Make sure any computer or device used to access accounts is protected by a firewall and has current antivirus and antispyware software.

Be wary of responding to, opening attachments in or clicking on links in emails that ask for your financial information.

Open and read any letters or paper statements from your mutual fund or money manager to see if everything looks accurate, and notify them promptly if it appears unauthorized activity has taken place. Investment firms often also will send letters via postal service to let clients know if any changes have been made to details like a home address.

Sikich’s Bong said one important way of increasing security for an account is a strong password that isn’t used for any other types of online accounts. Long passwords with phrases such as “Dogcatfish22” are better and easier to remember than shorter ones, he said.

“It’s a lot longer so people can’t break it as easily,” Bong said.

Mierzwinski said retirement accounts could be particularly vulnerable because account holders might neglect looking at their statements. In some cases, they’ve been told over the years just to let the money grow and not check on it too frequently. That advice isn’t prudent anymore in an age of cybercrime.

“You know it’s just a statement, but open it,” he said.

Bennett said she wants people to know they need to check regularly on their retirement savings.

“If it can happen to me, it can happen with everybody,” she said.

Follow Paul Gores on Twitter @pgores.© Copyright 2020 Journal Sentinel, All Rights Reserved.

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Markets in 2019: Record Stocks, Lower Rates, So-So IPOs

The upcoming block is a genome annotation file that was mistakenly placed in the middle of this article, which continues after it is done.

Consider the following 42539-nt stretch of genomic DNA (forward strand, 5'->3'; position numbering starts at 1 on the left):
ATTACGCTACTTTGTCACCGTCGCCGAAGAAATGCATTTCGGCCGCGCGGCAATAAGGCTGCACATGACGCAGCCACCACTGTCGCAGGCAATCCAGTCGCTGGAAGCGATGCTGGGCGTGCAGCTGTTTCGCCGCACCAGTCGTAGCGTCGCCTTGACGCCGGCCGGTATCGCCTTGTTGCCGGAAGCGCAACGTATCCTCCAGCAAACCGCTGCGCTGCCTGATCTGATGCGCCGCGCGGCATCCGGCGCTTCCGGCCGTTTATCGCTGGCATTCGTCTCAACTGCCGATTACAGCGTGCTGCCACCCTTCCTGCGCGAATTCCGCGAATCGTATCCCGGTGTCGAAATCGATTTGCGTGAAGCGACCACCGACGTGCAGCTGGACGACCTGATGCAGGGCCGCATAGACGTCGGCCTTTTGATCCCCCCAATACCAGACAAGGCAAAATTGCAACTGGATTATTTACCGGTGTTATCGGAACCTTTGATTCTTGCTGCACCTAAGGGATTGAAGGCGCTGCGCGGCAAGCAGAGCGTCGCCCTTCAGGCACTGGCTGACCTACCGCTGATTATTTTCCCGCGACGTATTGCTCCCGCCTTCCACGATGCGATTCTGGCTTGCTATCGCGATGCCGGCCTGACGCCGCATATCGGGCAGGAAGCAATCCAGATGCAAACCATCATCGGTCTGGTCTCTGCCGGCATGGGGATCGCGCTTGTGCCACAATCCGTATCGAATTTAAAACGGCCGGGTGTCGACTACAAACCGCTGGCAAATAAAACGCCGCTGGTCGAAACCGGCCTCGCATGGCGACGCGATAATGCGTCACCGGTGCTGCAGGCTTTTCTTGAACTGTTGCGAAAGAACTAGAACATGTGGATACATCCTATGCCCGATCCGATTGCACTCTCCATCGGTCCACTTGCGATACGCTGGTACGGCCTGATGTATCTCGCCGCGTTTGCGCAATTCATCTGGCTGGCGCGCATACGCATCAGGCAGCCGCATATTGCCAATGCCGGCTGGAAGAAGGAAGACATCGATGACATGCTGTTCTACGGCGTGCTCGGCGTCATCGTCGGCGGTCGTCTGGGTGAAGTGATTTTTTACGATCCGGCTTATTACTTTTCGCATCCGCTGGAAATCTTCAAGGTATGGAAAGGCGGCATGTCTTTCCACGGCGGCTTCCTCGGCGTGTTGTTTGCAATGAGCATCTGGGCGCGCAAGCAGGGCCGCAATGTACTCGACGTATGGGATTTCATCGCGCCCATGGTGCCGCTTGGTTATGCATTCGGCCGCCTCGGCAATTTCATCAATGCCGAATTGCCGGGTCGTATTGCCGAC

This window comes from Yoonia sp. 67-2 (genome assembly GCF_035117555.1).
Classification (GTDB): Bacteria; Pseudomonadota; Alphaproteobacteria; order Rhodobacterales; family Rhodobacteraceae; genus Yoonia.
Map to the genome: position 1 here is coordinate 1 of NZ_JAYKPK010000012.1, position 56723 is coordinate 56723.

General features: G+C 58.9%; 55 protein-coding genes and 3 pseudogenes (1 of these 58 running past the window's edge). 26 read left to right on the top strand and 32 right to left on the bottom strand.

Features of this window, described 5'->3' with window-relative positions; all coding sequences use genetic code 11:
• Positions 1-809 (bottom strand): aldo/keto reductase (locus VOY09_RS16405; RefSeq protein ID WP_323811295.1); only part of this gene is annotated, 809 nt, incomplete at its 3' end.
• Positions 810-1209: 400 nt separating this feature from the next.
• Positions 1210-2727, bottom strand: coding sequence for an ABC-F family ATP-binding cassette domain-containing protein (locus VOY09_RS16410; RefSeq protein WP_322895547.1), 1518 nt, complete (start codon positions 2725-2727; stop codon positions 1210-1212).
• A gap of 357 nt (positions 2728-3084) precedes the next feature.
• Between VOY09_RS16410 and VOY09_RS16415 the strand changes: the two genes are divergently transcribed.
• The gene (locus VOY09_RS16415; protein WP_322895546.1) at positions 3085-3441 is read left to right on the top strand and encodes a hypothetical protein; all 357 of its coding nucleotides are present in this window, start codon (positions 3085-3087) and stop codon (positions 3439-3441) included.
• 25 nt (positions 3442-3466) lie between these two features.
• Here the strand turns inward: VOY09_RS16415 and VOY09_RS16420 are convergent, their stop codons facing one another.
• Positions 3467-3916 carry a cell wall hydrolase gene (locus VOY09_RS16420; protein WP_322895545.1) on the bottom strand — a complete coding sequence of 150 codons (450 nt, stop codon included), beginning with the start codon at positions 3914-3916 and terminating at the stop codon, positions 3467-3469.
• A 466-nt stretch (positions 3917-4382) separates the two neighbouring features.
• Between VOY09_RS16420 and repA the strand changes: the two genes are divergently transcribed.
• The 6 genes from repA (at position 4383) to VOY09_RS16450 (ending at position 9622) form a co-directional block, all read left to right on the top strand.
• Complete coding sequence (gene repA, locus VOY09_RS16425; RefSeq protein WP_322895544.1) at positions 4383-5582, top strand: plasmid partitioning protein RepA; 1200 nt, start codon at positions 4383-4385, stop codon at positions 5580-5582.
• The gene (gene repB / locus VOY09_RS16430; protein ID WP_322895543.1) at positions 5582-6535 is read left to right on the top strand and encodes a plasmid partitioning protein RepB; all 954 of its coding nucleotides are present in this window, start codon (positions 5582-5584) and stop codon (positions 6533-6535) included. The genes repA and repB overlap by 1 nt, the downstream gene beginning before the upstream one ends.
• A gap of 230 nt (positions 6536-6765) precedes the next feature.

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NEW YORK — On January 3, the S&P 500 sank 2.5% when Apple warned of sagging demand for the iPhone, an inauspicious start to 2019 following a 14% drubbing in last year’s fourth quarter.

On January 4, Federal Reserve Chairman Jay Powell said the central bank would be “patient” with its interest rate policy following four increases in 2018. The S&P 500 soared 3.4% and by the end of the month was up nearly 8%.

January’s swing helped set the tone for a year in which the market responded to every downturn with a more sustained upswing. Along the way, stocks kept setting records — 32 of them for the S&P 500 by Dec. 20, and 19 for the Dow Jones Industrial Average.

By its final policy meeting in December, the Fed had completely reversed course and cut rates three times in what Powell called a pre-emptive move against any impact a sluggish global economy and the U.S.-China trade war might have on U.S. economic growth. The stock market, and most Fed observers not named Trump, approved of the Fed’s actions.

Investors’ uncertainty over trade policy eased by December as Washington and Beijing reached a modest, interim agreement that averted a new round of tariffs on $160 billion worth of Chinese imports and reduced existing import taxes on about $112 billion in other Chinese goods.

While the pact left unresolved some of the thorniest issues between the two countries, investors appeared happy to have a de-escalation in trade tensions now and push off lingering concerns until 2020.

Through it all, the U.S. economy and consumers’ appetite for spending remained resilient, supporting the market’s record-shattering, year-end rally.

ALMOST EVERYTHING’S A WINNER